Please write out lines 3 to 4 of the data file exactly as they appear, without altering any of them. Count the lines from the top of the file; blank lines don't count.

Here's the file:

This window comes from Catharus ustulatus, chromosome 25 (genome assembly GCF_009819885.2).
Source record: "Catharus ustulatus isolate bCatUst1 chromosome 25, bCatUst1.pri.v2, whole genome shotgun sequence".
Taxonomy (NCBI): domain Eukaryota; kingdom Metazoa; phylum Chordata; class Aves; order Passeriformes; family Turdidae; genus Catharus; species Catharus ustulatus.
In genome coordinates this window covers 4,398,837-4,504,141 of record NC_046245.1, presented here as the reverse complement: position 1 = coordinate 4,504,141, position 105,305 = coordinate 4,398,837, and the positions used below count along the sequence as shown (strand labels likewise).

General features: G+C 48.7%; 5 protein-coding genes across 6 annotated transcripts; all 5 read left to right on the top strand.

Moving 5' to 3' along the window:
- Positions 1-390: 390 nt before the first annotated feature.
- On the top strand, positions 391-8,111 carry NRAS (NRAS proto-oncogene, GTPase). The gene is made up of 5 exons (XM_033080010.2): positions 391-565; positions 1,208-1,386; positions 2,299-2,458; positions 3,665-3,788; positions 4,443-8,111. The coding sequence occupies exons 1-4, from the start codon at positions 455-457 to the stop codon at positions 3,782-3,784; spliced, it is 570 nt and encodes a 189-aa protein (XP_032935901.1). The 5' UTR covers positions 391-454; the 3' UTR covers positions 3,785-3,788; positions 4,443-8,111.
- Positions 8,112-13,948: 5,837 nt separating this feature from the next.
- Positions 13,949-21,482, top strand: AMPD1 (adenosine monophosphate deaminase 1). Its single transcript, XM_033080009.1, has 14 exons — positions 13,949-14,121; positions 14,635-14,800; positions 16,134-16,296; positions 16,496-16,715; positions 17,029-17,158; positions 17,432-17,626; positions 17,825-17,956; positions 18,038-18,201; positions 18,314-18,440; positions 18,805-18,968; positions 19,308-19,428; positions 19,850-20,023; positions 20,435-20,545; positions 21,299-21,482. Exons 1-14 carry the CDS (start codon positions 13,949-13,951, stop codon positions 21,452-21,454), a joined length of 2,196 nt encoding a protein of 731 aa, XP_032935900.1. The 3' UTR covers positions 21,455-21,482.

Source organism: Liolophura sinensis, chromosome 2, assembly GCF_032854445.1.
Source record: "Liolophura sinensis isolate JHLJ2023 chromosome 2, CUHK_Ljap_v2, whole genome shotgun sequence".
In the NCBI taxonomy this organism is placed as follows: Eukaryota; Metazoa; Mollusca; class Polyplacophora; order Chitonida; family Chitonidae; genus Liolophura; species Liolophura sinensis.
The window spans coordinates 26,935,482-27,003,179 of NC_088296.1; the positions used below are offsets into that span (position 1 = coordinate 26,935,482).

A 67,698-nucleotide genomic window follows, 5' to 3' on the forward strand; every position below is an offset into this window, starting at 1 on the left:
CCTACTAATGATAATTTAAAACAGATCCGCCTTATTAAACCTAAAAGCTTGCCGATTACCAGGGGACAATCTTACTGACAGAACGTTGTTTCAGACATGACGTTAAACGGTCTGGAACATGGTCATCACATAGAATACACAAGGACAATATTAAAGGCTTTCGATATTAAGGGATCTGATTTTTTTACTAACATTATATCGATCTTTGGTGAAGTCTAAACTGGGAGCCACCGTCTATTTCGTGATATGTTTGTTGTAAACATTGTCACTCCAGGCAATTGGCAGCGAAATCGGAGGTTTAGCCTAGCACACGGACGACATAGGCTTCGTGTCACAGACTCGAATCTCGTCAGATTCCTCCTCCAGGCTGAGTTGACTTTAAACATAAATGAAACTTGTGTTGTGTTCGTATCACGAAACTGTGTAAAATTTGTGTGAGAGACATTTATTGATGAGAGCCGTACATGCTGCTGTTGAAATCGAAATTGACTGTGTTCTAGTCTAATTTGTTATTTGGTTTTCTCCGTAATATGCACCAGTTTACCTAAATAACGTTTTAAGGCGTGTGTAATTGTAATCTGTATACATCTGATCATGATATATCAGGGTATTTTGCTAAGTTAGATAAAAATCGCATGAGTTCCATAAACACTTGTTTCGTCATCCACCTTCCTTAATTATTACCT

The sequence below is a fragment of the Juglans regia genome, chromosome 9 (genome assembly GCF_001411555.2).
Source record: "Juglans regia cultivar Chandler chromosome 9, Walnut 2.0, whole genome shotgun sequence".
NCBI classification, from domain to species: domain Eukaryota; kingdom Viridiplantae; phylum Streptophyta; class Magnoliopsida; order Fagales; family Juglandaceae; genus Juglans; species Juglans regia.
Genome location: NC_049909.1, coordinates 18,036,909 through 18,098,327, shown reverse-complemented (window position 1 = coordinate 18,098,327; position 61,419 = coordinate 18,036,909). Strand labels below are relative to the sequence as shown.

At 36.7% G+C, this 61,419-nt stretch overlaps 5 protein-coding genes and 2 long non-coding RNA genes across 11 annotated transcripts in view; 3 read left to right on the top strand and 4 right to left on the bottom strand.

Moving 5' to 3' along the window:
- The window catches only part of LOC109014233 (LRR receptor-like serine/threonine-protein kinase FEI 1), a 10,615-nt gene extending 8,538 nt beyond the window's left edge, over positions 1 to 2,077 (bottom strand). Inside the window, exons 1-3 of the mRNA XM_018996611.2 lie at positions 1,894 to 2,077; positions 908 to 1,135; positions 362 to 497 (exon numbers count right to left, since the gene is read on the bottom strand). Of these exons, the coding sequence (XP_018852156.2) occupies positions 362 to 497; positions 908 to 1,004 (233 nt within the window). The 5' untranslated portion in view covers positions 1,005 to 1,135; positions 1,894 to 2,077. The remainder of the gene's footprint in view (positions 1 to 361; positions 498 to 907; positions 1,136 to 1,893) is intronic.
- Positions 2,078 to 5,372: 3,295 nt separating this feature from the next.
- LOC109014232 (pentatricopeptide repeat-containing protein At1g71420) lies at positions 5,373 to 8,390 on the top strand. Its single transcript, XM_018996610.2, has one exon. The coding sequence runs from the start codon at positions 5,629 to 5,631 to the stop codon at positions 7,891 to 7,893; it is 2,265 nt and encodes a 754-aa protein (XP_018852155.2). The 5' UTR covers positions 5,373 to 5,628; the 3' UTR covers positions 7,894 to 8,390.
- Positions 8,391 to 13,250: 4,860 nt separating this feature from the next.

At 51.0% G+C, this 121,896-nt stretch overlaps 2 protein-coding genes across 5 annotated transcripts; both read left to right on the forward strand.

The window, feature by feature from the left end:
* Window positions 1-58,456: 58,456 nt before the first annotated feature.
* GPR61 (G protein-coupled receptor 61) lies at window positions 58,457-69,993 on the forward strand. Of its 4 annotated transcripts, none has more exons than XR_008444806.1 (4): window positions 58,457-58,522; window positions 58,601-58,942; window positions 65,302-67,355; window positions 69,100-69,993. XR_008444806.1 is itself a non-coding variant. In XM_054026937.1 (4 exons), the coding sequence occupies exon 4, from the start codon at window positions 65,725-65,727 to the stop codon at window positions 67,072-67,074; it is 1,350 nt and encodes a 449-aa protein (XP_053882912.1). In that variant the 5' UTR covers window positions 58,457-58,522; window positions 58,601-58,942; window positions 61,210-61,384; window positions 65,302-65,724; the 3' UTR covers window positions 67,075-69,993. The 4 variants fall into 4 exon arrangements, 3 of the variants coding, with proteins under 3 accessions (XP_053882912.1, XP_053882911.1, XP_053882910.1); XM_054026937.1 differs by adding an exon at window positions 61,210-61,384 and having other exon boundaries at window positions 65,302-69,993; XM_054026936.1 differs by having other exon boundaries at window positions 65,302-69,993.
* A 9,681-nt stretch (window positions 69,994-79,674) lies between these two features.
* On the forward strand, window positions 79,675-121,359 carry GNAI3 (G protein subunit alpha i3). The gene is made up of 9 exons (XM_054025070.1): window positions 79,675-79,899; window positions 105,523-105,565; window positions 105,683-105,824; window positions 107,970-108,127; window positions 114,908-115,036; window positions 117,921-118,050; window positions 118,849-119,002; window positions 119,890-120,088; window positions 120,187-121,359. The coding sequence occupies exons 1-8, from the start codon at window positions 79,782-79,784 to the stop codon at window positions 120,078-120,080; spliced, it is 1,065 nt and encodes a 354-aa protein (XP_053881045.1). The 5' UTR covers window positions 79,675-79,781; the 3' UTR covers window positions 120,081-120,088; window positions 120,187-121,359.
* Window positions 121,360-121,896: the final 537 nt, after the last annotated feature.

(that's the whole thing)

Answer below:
Taxonomy (NCBI): domain Eukaryota; kingdom Metazoa; phylum Chordata; class Aves; order Passeriformes; family Turdidae; genus Catharus; species Catharus ustulatus.
In genome coordinates this window covers 4,398,837-4,504,141 of record NC_046245.1, presented here as the reverse complement: position 1 = coordinate 4,504,141, position 105,305 = coordinate 4,398,837, and the positions used below count along the sequence as shown (strand labels likewise).